Coalition discusses seniors’ issues BY TESS ALLEN TIMES & TRANSCRIPT STAFF 29 May 2012 08:48PM

The Coalition for Seniors and Nursing Home Residents’ Rights board hosted a strategic planning session Tuesday to discuss the chief issues facing New Brunswick seniors as well as potential action plans.
Executive director Cécile Cassista underscored a number of critical issues currently challenging New Brunswick seniors at Tuesday’s event, the chief of which involved concerns that the New Brunswick government will reinstate the utilization of assets for the purpose of nursing home care.

At the coalition’s foundation in 2004, its primary goal was to lobby to have the assets removed from the calculation of nursing care costs. In October 2006, the Liberal government of the day eliminated the calculation of assets. Now, the coalition is concerned that the new provincial government will reinstate this policy.
“(The government) would take into account your bank account, all your life savings, your home and car, and they would couple all that together,” said Cassista.
“In some cases, pre-2006, some people were paying $5,000 to $6,000 per month for nursing care facilities. It created a huge devastation in New Brunswick; people were declaring bankruptcy, divorcing each other, and giving their homes away to their children.”
With nursing home care fees recently rising by 20 per cent, members of the coalition are starting to get concerned that this is a sign that the government is leaning toward reinstating assets in the calculation of nursing home fees.
“There are a lot of concerns about the government going back to that and we need to get a clear direction from them on what they plan on doing. We have nursing home fees and special care home fees going up; are they heading in that direction?” said Cassista.

She added that the asset issue is one that is constantly revisited.
“It’s only a policy and it can be changed without us knowing. What we want is for the government to not include the value of your home as part of an asset. We want affordable fees just like other provinces.”
Cassista also expressed concern for the poor communication to seniors about the hike in nursing home care fees.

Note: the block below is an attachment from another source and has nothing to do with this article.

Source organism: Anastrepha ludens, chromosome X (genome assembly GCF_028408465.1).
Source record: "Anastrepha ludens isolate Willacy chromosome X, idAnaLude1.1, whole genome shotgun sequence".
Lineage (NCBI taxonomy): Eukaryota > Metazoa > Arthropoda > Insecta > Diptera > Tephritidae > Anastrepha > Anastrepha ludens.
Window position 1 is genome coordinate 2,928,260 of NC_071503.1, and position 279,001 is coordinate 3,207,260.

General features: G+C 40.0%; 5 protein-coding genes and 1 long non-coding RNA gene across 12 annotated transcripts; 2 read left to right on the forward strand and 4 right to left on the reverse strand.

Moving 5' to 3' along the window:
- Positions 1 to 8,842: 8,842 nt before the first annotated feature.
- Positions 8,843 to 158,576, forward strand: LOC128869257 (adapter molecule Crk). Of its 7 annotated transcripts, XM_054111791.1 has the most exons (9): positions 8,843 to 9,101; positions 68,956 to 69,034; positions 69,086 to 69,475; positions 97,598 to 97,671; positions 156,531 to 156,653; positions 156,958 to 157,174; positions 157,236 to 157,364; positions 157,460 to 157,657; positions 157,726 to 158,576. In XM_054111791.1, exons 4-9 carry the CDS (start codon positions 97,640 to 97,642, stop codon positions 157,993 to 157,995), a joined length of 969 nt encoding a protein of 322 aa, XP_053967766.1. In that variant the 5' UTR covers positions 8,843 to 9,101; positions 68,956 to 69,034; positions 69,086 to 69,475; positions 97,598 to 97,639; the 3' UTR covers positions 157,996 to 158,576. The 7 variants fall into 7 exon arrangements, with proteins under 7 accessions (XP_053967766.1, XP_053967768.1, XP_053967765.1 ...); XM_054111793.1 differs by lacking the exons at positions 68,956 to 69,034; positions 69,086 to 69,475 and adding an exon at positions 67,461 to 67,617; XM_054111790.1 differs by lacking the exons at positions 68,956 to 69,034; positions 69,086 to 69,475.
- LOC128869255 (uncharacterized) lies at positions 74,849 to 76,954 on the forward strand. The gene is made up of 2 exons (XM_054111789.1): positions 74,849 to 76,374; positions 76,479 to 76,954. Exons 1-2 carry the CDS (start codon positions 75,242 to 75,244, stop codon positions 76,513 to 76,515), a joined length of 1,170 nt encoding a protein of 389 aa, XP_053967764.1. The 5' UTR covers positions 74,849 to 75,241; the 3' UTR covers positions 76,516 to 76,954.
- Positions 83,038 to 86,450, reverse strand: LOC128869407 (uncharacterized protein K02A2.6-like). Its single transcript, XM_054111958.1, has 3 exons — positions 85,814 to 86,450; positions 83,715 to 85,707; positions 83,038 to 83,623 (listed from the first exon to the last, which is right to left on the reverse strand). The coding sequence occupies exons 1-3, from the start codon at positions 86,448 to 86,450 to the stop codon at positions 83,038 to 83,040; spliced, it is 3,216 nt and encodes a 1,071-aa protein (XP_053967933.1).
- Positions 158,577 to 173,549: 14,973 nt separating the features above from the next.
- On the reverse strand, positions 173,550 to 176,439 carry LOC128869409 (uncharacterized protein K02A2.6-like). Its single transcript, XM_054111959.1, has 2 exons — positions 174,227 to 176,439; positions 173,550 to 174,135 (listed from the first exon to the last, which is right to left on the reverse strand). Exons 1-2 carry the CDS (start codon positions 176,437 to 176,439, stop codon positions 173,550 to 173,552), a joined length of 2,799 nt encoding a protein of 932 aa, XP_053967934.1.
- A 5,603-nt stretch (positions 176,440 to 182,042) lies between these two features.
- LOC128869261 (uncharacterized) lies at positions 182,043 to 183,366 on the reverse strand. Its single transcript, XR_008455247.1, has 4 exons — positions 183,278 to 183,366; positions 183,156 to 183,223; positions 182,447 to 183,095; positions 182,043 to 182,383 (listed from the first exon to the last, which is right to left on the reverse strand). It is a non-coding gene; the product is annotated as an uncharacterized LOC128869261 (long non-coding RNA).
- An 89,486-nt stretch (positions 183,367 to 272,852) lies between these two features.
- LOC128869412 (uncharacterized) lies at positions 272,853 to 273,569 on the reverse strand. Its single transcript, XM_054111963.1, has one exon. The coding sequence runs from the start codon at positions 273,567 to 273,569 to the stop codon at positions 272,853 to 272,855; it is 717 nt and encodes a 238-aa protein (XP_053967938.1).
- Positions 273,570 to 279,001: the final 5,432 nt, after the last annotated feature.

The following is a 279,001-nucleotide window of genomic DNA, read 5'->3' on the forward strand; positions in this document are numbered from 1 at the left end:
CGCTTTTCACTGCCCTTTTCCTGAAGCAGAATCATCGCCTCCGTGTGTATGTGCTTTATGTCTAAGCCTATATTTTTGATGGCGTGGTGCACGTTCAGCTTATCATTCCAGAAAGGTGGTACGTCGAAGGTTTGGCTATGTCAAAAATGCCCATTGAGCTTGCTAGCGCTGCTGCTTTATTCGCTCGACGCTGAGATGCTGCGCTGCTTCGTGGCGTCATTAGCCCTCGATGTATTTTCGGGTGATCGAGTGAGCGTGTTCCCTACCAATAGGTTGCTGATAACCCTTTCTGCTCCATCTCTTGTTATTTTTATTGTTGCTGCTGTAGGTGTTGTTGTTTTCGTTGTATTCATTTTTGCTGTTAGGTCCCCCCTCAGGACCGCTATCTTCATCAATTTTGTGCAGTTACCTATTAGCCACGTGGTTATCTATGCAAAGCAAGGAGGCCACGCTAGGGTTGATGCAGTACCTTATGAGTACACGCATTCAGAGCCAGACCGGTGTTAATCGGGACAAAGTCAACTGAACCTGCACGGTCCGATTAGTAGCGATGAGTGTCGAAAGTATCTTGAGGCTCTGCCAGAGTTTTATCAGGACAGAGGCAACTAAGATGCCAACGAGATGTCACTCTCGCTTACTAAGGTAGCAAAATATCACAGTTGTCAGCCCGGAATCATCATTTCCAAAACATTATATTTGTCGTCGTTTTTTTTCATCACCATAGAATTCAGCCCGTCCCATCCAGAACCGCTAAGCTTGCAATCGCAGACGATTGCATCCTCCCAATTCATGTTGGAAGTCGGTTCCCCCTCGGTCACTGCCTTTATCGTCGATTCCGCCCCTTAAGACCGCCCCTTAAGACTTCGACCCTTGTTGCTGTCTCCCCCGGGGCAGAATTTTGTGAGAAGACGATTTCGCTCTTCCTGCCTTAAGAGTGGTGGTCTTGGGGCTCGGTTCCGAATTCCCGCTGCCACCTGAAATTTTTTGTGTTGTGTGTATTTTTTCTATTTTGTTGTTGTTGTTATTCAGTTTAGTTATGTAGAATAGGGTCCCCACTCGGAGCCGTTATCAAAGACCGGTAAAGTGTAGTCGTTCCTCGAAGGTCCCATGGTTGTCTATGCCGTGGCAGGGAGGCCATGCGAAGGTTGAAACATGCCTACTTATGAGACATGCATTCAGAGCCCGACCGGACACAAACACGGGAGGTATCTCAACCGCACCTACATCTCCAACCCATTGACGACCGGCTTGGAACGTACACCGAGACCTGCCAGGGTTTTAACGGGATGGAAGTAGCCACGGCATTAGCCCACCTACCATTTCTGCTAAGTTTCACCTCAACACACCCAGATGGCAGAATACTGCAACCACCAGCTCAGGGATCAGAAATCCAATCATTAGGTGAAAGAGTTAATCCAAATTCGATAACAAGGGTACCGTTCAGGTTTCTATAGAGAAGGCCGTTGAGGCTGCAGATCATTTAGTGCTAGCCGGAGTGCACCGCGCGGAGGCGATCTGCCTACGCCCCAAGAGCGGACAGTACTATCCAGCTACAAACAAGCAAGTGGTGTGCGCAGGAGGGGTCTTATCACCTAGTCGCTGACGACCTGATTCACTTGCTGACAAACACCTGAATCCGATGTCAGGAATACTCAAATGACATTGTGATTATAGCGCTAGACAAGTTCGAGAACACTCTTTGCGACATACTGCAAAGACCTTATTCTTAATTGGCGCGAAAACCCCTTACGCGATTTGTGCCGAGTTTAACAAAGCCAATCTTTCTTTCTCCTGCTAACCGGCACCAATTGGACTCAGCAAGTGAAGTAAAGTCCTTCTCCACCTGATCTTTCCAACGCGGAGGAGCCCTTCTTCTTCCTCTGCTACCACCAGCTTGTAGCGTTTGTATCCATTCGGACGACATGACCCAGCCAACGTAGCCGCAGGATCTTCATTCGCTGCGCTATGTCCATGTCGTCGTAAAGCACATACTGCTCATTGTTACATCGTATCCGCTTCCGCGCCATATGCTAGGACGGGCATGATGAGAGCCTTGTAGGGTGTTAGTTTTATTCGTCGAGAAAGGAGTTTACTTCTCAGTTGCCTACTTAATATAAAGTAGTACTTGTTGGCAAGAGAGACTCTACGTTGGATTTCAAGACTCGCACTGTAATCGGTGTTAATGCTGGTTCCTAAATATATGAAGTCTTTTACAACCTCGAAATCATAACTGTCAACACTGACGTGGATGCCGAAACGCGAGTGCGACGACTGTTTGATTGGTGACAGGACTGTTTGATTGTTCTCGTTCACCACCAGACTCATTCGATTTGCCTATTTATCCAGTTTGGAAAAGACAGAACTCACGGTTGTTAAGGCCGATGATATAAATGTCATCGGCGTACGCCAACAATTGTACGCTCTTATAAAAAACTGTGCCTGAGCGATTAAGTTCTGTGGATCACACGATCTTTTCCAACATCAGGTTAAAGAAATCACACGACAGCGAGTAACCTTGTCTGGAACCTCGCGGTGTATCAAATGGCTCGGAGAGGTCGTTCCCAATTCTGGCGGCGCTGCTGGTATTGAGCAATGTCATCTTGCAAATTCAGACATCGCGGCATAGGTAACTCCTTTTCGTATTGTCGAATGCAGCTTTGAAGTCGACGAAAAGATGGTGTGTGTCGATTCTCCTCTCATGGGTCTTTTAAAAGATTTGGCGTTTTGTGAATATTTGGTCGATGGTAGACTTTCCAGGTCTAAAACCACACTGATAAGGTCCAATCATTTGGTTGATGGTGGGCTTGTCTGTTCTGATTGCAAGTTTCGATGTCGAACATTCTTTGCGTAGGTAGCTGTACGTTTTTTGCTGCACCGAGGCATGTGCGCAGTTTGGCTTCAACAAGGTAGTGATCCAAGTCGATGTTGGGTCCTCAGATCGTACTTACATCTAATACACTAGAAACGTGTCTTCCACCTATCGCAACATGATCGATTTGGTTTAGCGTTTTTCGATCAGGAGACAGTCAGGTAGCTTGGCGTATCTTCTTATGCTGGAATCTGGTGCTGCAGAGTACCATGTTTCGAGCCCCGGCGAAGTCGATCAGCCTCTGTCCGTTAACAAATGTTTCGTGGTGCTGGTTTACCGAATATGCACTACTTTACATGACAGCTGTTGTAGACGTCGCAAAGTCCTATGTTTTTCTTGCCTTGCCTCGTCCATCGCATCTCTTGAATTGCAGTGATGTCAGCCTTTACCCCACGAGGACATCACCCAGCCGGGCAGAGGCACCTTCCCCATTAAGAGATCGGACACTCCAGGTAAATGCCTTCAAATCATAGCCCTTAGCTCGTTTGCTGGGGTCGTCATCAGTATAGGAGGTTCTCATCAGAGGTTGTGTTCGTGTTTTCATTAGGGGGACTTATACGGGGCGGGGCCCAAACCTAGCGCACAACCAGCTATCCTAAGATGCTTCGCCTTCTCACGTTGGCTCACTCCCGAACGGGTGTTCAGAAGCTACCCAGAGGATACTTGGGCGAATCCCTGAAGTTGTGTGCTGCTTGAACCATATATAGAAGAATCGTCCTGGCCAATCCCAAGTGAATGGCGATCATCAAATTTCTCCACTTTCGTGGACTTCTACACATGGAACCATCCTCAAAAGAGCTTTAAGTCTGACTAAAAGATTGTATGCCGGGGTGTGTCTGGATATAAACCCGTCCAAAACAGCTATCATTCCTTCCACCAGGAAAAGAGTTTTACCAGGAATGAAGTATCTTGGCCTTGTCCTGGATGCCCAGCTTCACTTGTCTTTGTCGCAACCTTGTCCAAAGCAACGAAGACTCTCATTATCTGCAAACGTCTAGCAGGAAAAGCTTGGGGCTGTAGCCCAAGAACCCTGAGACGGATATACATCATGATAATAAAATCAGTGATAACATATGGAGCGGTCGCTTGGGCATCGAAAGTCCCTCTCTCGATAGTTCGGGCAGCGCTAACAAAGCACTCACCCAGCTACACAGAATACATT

“There are about 800 seniors who pay out of their own pockets. They have never received any notification from the department that the hike would be effective in July.”
Another chief topic discussed at Tuesday’s meeting was the recent increase in prescription drug costs, and how this might affect low-income seniors.

Cassista was shocked earlier this year when the annual co-payment ceiling for seniors covered by the drug program doubled from $250 to $500 per calendar year. Health Minister Madeleine Dubé said the former drug program cost $188 million and was not sustainable. She said the change would save the province $3 million annually.

“The drug program really has been a hardship for our seniors. $500 for a person to put out for their medication is a lot of money when you’re on fixed income. We’re waiting for the government to get back to us and they haven’t gotten back to us, so we’re going to do a follow-up,” said Cassista.
The board also discussed the current issue of seniors on waiting lists to receive home nursing care. She said this issue is in a state of urgency.
“We have over 700 people on the wait list right now, waiting for nursing care. People want to live at home, that’s where they want to be,” she said.
“If New Brunswick had a comprehensive home care program, people could be able to live at home longer. It could be in their apartment or living with other seniors as opposed to living in institutions. It would be a different kind of living arrangement; the environment would be so different.”

The coalition has plans to follow up with the provincial government on a number of key issues discussed at Tuesday’s meeting. 

“From here today, we basically will be in touch with the minister’s office and the premier’s office to let them know that we’ve had a meeting. We have a plan and we’d like to share it with them,” she said.
Cassista said the government seems to have turned a blind eye to New Brunswick seniors, and should instead focus their money on important causes instead of increasing nursing home fees. 

“Taxpayers’ money should be put into other sources instead of increasing nursing home fees. We’re not breaking the bank; it seems the government of the day has money for other sources, but they’re attacking our seniors constantly,” she said. 

“We’re not forgetting about our seniors. We know that our population is aging, the numbers are high and they’re living longer, as well. We need to make sure they’re taken care of.”